Most of the dormitory rooms were designed to accommodate two students, but overcrowding often saw four to six students in a room. Throughout his presidency, Caldwell complained to the trustees about crowded conditions in the dormitories (Henderson 75, 78). By the 1830s Old East had twenty-four rooms, eight on each of three floors (Allcott 10-15). The building (and its twin, Old West) was designed like two adjoining Colonial houses, with four rooms downstairs, two on each side of a central hallway or "passage" running from the front door straight through to the back door. The floor plan for the second and third stories imitated the design of the first floor, which had a stairwell near the back door to permit access to the upper floors. Each room had its own fireplace, located on the outside walls parallel to the passageway, and two windows, which were placed side by side to the right and left of the doors to the passageway. The passageway was twelve feet wide and approximately thirty-six feet long. Each room measured sixteen by eighteen feet. South Building, modeled on Nassau Hall at the College of New Jersey (Princeton), held twenty-three rooms for students as well as several recitation rooms. The sleeping rooms in this three-story building were arranged down a central east-west corridor, with four rooms on each end. Each room also measured sixteen by eighteen feet (Connor 1:165) with a fireplace located on an interior wall and at least two windows (corner rooms had three). Recitation rooms, a Prayer Hall, and society meeting rooms took up the space in the center of the building (Allcott 17-19).2 Furnished with bedsteads, a table, a few chairs and possibly the students' trunks, 288 square feet of living space must have seemed crowded, even with only two students to a room, much less the usual four.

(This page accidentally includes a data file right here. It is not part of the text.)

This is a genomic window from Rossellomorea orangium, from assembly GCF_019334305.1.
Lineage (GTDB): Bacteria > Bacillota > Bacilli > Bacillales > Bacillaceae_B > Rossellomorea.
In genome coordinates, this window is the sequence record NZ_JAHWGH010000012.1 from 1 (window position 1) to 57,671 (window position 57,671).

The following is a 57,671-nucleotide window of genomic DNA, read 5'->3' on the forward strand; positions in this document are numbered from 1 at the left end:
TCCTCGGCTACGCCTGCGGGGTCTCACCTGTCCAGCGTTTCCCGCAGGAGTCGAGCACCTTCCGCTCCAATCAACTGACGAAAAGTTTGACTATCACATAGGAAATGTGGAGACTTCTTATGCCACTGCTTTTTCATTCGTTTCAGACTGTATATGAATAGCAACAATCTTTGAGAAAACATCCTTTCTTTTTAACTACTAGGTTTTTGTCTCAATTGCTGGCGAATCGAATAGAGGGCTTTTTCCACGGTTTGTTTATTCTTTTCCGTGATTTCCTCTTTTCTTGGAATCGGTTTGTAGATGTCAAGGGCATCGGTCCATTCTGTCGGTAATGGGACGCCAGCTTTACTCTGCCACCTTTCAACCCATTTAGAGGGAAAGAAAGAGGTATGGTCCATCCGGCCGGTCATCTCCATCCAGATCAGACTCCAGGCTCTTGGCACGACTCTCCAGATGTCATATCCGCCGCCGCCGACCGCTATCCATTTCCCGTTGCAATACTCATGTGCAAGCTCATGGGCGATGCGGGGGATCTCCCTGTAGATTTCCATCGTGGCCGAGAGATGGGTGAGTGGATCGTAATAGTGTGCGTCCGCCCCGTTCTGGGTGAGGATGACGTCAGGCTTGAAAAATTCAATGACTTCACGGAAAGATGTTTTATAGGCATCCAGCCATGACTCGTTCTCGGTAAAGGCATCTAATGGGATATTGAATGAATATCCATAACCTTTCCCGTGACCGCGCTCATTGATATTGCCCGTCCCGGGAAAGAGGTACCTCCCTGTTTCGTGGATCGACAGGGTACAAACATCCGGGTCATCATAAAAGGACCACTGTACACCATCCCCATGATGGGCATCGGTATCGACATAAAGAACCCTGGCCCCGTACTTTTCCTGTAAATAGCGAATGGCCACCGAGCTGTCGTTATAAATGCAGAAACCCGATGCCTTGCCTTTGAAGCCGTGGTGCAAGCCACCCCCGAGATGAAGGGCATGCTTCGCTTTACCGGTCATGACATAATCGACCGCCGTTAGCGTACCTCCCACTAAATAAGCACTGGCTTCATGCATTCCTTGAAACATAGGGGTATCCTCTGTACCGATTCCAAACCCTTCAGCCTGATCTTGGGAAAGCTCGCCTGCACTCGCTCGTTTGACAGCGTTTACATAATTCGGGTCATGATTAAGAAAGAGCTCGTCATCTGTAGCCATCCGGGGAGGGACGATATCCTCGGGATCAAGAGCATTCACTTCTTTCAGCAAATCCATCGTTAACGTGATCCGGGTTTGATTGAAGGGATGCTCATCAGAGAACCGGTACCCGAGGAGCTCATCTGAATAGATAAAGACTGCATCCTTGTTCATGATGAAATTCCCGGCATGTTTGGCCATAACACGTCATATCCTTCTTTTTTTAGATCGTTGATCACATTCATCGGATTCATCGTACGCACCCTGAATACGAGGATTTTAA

Those who missed the opening of the term by a day or so often found the rooms in the three college dormitories—Old East, Old West, and South Building—filled. Latecomers had to find lodging in one of the off-campus boarding houses. Some students preferred living in boarding houses. They were less noisy than rooms in the college; the food tended to be better; and boarders were less frequently monitored by faculty members and tutors than students living on campus. Faculty members also took in boarders, but there is no evidence that students living in the homes of faculty members enjoyed special standing or were teased by other students.
Shortly after arriving in Chapel Hill, the "Fresh" would be recruited for one of the two debating societies. At least one student, Solomon Lea , expressed concern that students closed out of rooms in the college might be closed out of the Philanthropic Society as well. Competition for good students was keen. Many students, however, already would have made up their minds about which society to join, especially if friends or relatives were already members. During the 1830s the Dialectic Society was slightly larger than the Philanthropic Society, the Dis claiming 274 members between 1830 and 1839, and the Phis, 198 members. Though meeting times varied, by 1839 the societies were meeting in separate halls on the third floor of South Building every Friday night until late in the evening. Meetings resumed on Saturday mornings, when the week's exercises in composition, declamation, and debate would be completed.3 By 1832 the debating societies' halls became so cramped that students initiated campaigns for new buildings. The campaign ultimately failed, and the societies' halls remained crowded until Old East and Old West were enlarged in 1848.